He Was a Disciple

Anyone who has read much of the material on this site will have encountered the phrase “radical discipleship“. Some people will be more familiar with it than others and if you fall in the second category, the best way I can description I can come up with is following Jesus no matter what. It is embracing non-violence, love of neighbor and service to others even at the cost of your own life. People speak about it, sell books about it, even claim to practice it. But, damn few of us really do it on a daily basis, myself included. I’ve known a few people who are true radical disciples of Christ and one of them died last Tuesday. His name was Thomas Dwight Rieves and he was my father.

My father was not a religious man, but he was deeply spiritual. He once told me he considered most preachers on a par with politicians and used car salesmen and I’m not sure he ever needed the formal trappings of high church worship. The only sanctuary he required was his beloved home in the Virginia mountains and, while he loved sharing it with his friends and family, the only person he needed with him was my mother. That said, I never heard refer to himself as “spiritual, but not religious”, a very popular description these days. All too often, it is invoked by people attempting to distance themselves from a Christianity that is characterized as judgmental, narrow-minded and mean-spirited. Unfortunately, the only spirit some of these folks seem to be concerned with is their own. Not my father; even though he never put it this way, he did his best to be as Christlike as possible. If you needed something and he had it, it was yours without condition; he never put material things before people. If someone was struggling, he put aside whatever he was doing and helped them. Once, as we were coming home from the hardware store, we saw a woman stranded on the roadside with a flat tire. He said, “We need to help” and pulled over. He, myself and my brother all got out and changed it for her. When she tried to say she’d handle it, my dad replied “Ma’am, this is the south. We don’t let ladies change tires”. After we were done, she offered money for our trouble, but he wouldn’t take it. He simply said, “If my wife was stuck, I hope someone would do the same for her.” That was classic Daddy and it was just one instance. I fill a book with stories of the lives he touched.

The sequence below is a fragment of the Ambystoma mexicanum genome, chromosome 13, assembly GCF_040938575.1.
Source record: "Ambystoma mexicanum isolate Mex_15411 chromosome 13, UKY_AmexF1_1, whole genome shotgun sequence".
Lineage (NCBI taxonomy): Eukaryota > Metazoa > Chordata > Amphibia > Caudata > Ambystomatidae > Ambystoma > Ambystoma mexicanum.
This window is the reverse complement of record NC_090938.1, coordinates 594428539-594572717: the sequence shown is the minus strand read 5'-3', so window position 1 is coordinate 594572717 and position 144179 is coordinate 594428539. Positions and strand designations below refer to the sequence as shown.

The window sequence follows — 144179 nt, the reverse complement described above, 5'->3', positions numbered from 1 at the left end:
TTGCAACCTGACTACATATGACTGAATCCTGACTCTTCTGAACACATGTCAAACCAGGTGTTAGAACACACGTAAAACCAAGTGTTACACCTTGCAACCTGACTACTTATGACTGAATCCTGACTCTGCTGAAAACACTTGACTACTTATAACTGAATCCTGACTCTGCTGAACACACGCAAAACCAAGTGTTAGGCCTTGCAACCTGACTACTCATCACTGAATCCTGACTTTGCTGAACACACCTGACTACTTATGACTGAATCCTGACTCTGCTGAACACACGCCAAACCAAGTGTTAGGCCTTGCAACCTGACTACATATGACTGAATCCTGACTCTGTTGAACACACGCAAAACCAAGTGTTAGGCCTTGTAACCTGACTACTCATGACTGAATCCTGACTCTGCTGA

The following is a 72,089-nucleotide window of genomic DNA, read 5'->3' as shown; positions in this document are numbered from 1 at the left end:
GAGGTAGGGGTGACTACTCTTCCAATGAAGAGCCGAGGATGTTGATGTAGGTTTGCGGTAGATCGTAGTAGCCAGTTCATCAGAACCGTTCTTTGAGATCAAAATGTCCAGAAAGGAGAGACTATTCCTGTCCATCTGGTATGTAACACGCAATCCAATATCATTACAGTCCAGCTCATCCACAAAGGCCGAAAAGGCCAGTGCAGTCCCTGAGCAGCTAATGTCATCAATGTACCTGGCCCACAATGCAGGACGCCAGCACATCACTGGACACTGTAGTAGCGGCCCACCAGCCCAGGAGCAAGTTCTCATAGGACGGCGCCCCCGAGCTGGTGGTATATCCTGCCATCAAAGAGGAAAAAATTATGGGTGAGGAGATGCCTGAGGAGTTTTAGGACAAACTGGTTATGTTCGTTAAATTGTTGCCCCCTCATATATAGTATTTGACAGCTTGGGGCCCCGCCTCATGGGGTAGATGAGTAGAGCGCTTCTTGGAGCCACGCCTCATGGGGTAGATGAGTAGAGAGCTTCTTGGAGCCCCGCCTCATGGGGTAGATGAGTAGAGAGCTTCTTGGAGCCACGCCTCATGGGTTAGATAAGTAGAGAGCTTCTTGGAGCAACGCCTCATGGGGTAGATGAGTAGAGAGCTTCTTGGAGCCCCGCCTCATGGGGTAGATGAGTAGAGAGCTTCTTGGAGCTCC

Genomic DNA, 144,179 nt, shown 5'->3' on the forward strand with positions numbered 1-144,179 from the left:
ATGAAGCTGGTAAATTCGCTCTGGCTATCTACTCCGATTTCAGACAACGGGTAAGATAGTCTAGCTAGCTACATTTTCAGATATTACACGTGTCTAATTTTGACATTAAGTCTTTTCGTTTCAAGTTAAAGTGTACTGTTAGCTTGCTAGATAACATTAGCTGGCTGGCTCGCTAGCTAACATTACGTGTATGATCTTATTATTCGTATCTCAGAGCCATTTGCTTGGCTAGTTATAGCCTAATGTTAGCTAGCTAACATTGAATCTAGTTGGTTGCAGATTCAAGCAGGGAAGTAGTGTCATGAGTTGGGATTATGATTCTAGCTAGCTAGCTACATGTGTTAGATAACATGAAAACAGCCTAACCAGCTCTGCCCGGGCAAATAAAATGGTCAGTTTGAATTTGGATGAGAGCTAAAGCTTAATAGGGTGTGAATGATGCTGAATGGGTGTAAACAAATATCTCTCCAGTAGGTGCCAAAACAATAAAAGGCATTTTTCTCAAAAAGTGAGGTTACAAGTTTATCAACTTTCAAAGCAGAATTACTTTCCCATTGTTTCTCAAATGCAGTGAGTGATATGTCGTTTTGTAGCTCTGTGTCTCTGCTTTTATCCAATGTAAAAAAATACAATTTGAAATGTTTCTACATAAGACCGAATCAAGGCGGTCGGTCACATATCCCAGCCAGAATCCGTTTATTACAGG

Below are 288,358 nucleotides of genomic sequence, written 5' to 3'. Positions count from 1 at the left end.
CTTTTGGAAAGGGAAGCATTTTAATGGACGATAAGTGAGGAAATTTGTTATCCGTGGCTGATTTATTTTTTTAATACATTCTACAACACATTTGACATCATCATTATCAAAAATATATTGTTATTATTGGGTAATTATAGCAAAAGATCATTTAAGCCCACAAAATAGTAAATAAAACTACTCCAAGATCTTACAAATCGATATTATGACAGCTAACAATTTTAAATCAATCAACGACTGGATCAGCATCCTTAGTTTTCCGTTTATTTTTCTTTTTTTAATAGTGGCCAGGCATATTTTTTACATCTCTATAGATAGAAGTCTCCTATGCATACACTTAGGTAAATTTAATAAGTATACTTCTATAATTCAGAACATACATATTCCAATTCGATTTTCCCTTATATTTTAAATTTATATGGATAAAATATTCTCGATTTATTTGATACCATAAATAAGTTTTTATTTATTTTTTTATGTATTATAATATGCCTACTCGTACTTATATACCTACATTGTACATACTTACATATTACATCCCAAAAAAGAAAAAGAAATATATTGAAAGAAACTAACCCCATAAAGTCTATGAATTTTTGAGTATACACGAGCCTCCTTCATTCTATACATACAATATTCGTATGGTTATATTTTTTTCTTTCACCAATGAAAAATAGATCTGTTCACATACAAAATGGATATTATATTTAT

In first century Palestine, when a Jewish boy learned to read (about age 5-6) he would begin to memorize the Torah. This was called Beth-Safar and it lasted until the young man was about 10. Then came Beth-Talmud, where the young man memorized the rest of the Hebrew scriptures. After this, around the age of 14, if he was really good came Beth-Midrash. Here, the student would apply for what amounted to an apprenticeship with a rabbi he respected. Then, if the rabbi accepted him, he would leave his home, his family, his trade, everything, to follow the rabbi and learn what the rabbi knew. He literally followed his rabbi everywhere he went, listening to everything his rabbi said, watching everything his rabbi did in an effort to learn everything his rabbi knew to become just like him. The best students followed so closely they became covered in the dust stirred up the passage of their rabbi. He might not have said it this way, but my father was covered in the dust of his rabbi. He was a true disciple.